Her sobbing grew to wailing as the preacher concluded his message. His final words signified the end. The ceremony was over and her son would never rise from the box that laid closed before her. She would not see him again. It was final. He was gone. Her screams were so loud and deep they shook my stomach. Though I didn’t know him well, I cried.
Last weekend, as I walked out of a funeral of a friend it occurred to me that the finality of death should not be lost on us. It is the transition from which we cannot return. No weeping, no wailing, no wishing can reverse it. It is undemocratic and it does not respond to our positions.
Maybe that’s why much of Western culture has made so little of it. We dare not discuss what death actually is and what comes after. We speak not of the darkness, the emptiness, nor the horror of the helplessness. Even our hospitals are made to look like hotels so that when we pass them we need not consider the pain that remains trapped in their walls.
We entertain ourselves with shows that refer vaguely to death but it is convenient. It functions as one of the many dramatic elements of the story. Our least favorite character is killed and we move on with a sense of relief — our favorites are still alive.
It is in the context of this culture that the “Black Lives Matter” movement is attempting to get its message across. The message regarding the importance of life is hard to accept when we are not familiar with the sting of death. When we know death as a distant thing or as something that comes to the aged after months of preparation, it is hard to sympathize with one who has experienced sudden loss. Don’t misunderstand me, I’m not saying that middle class America never deals with tragedy but it is infrequent and those who experience it often find themselves at the fringes of an unaccommodating culture. We are not given the tools to soberly consider death; we rarely grieve as a whole community.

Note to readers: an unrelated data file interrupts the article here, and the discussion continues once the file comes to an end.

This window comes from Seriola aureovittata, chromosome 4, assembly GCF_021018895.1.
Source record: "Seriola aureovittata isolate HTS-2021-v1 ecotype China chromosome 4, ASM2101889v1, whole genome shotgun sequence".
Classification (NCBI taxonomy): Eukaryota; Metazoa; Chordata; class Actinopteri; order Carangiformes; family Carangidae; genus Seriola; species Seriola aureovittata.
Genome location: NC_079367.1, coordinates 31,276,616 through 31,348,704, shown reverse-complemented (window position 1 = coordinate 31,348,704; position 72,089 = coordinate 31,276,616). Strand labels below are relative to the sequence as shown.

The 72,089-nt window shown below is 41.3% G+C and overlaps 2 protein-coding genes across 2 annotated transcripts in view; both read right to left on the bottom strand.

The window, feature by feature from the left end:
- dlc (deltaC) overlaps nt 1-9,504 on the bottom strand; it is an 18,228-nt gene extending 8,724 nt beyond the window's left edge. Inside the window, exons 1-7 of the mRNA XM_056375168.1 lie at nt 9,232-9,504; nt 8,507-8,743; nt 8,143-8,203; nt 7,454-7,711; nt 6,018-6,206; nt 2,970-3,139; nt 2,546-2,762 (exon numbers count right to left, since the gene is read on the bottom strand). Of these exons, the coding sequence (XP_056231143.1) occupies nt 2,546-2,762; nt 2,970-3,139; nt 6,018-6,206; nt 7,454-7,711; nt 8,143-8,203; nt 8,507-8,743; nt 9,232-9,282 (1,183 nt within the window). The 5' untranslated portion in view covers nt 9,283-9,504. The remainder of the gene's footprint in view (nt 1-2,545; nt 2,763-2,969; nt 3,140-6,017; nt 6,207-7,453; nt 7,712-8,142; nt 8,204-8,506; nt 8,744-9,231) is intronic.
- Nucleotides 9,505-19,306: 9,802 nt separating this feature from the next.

It is the ignorance of the gravity of death that leads some of my white friends to overly sympathize with irresponsible officers. When they watch a video of a police shooting it is, to them, like another episode of Law and Order. Their brains are familiar with the roles. The man in the uniform is good, the one he shoots is a bad and minor character.
In real life though, the one who is shot is someone’s son or daughter. Her mother wails for her when she is gone; his mother wishes she had kept him over for dinner just a little longer. Maybe then she would not have been caught on the way home; if she hugged him one more time, maybe then he would not have been pulled over. The close friends weep in confusion.
It is to this reality that I speak. It is in this context that I cry out for justice. My pain is not based on my media consumption — I don’t even have cable — my expression is not because I have a deep political agenda. Every word I write, every thing I’ve said publicly comes from empathy for the grieving — it comes after imagining myself in their position. I think about the emptiness that would flood my stomach if I had gotten the same call about my brother or my man or my nephew. I consider the finality of it all and it is from this place that I implore the powers that be to find a different way.
So dear friends,
When you post pictures of police officers hugging black women and include caption about the media covering that instead of the murders of black people, it pains me. It pains me because it communicates your shallow and distant understanding of death. You’ve suggested that the media swap coverage of one trite thing for another.
But, my friend, death is no light and momentary matter — it is deep, dark, irreversible, and grave.